Growth and consolidation in vacation marketplaces has driven investment into the short-term rentals market.
Some analysts are even projecting the short-term rentals market to hit $169.7 billion by 2019 and $193.9 billion by 2021 due to changes in the travel industry, like the Chinese traveling boom, the “millennial traveler” and the cost reduction of air travel.
With all that money getting thrown around, startups are forming to supplement marketplaces like Airbnb. Companies like Guesty, which just raised $3 million, are building tech to help property managers optimize their listings.
Buran VC led the Series A round, and was joined by Magma Venture Partners (an early Waze investor) and AltaIR Capital. The company is using the money to continue scaling and to bring in an executive layer of engineering, marketing, finance and customer success VPs.
The Tel Aviv-based startup, which graduated from Y Combinator in 2014, was co-founded by twin brothers Amiad and Koby Soto after they experienced the hassle of trying to operate their own rentals on Airbnb and OTAs, and wishing there was software to seamlessly cross-manage different bookings.
At launch, Guesty started as an on-the-ground management company, but it pivoted twice to become an online management company, and today it focuses on people with a portfolio of properties they want to list as short-term rentals.
So what does Guesty actually do? The goal is to automate mundane daily tasks of property managers like dispatching cleaning services and managing check-ins. The product, an end-to-end CRM software, integrates with rental platforms like Airbnb and HomeAway to that end.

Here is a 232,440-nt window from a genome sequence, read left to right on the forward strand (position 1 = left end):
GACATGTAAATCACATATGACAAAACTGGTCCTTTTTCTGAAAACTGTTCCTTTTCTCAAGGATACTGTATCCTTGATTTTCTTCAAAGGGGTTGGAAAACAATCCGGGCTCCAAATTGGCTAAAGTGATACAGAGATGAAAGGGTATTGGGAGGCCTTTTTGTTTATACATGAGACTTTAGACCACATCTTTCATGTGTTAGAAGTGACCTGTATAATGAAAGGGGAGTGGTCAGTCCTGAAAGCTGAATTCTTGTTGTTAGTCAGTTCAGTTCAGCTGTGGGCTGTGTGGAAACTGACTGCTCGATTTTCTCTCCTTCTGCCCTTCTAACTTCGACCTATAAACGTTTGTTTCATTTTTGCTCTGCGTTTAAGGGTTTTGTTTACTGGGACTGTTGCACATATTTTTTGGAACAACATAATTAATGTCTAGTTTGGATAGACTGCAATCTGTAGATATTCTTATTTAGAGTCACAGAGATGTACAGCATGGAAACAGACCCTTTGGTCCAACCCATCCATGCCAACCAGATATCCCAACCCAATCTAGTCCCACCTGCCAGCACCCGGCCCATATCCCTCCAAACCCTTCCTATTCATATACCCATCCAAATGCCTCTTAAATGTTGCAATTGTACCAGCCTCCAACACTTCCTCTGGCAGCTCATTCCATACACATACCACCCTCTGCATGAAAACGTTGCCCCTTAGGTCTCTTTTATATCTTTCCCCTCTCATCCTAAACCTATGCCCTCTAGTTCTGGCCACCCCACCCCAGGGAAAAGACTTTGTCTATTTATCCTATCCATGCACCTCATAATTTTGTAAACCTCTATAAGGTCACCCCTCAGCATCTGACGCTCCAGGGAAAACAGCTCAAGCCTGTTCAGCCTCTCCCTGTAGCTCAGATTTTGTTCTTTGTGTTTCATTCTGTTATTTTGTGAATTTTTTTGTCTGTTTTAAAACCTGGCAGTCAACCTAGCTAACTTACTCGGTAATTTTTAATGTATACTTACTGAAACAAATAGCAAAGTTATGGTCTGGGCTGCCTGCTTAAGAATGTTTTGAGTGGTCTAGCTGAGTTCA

The dashboard lets property management companies sync operations across different booking platforms, manage reservation check-ins and check-outs and adjust pricing, and offers a unified inbox to communicate with staff, team members and guests. Meanwhile, a multi-calendar tool helps managers control the availability and pricing of all the listings they manage, filtering by city, tags, dates and prices.
How are they making money? Soto tells me that Guesty became profitable in 2016, and that the service charges property management companies differently based on their needs. Pricing tiers are determined by variants like analytics and payment processing. Half the company’s revenue is coming from businesses in the U.S., and half is coming from Europe and Asia.
Because it isn’t possible to automate the entire short-term rentals process, Guesty, which currently employs 70 people, is also using some of its new funding to hire about 35 trained representatives to reply to guest inquiries.
Eventually, says Soto, the company has its sights set on other verticals, like hospitality management, and sees itself as a platform for improving assets in general. For now, it’s focusing on these initial areas where it’s seeing success.